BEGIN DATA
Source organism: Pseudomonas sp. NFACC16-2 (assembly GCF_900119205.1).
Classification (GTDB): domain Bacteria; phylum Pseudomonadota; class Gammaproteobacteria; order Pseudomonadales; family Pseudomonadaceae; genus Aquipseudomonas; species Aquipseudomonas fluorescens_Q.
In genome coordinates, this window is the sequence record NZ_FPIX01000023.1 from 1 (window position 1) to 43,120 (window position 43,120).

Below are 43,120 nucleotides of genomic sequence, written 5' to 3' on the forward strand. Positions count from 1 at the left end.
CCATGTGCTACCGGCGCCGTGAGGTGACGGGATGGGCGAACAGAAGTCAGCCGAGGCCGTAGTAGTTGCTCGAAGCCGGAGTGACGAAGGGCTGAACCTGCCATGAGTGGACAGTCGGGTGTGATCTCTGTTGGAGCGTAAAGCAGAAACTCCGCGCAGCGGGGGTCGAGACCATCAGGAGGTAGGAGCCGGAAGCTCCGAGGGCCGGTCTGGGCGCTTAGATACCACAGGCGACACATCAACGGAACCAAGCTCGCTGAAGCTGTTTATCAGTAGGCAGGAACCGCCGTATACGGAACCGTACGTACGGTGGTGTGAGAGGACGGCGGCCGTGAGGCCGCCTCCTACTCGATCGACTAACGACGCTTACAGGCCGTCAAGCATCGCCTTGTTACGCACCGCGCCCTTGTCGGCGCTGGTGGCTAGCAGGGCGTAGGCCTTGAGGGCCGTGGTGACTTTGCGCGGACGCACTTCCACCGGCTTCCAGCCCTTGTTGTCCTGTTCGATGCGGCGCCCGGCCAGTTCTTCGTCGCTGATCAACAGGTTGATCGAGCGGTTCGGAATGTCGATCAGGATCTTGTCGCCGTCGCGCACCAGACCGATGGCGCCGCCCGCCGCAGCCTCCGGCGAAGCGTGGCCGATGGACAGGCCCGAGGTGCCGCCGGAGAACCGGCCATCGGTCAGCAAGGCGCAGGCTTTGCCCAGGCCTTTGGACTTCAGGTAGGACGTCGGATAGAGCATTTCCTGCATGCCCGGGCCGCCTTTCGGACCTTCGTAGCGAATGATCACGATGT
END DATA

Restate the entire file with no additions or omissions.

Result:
Source organism: Pseudomonas sp. NFACC16-2 (assembly GCF_900119205.1).
Classification (GTDB): domain Bacteria; phylum Pseudomonadota; class Gammaproteobacteria; order Pseudomonadales; family Pseudomonadaceae; genus Aquipseudomonas; species Aquipseudomonas fluorescens_Q.
In genome coordinates, this window is the sequence record NZ_FPIX01000023.1 from 1 (window position 1) to 43,120 (window position 43,120).

Below are 43,120 nucleotides of genomic sequence, written 5' to 3' on the forward strand. Positions count from 1 at the left end.
CCATGTGCTACCGGCGCCGTGAGGTGACGGGATGGGCGAACAGAAGTCAGCCGAGGCCGTAGTAGTTGCTCGAAGCCGGAGTGACGAAGGGCTGAACCTGCCATGAGTGGACAGTCGGGTGTGATCTCTGTTGGAGCGTAAAGCAGAAACTCCGCGCAGCGGGGGTCGAGACCATCAGGAGGTAGGAGCCGGAAGCTCCGAGGGCCGGTCTGGGCGCTTAGATACCACAGGCGACACATCAACGGAACCAAGCTCGCTGAAGCTGTTTATCAGTAGGCAGGAACCGCCGTATACGGAACCGTACGTACGGTGGTGTGAGAGGACGGCGGCCGTGAGGCCGCCTCCTACTCGATCGACTAACGACGCTTACAGGCCGTCAAGCATCGCCTTGTTACGCACCGCGCCCTTGTCGGCGCTGGTGGCTAGCAGGGCGTAGGCCTTGAGGGCCGTGGTGACTTTGCGCGGACGCACTTCCACCGGCTTCCAGCCCTTGTTGTCCTGTTCGATGCGGCGCCCGGCCAGTTCTTCGTCGCTGATCAACAGGTTGATCGAGCGGTTCGGAATGTCGATCAGGATCTTGTCGCCGTCGCGCACCAGACCGATGGCGCCGCCCGCCGCAGCCTCCGGCGAAGCGTGGCCGATGGACAGGCCCGAGGTGCCGCCGGAGAACCGGCCATCGGTCAGCAAGGCGCAGGCTTTGCCCAGGCCTTTGGACTTCAGGTAGGACGTCGGATAGAGCATTTCCTGCATGCCCGGGCCGCCTTTCGGACCTTCGTAGCGAATGATCACGATGT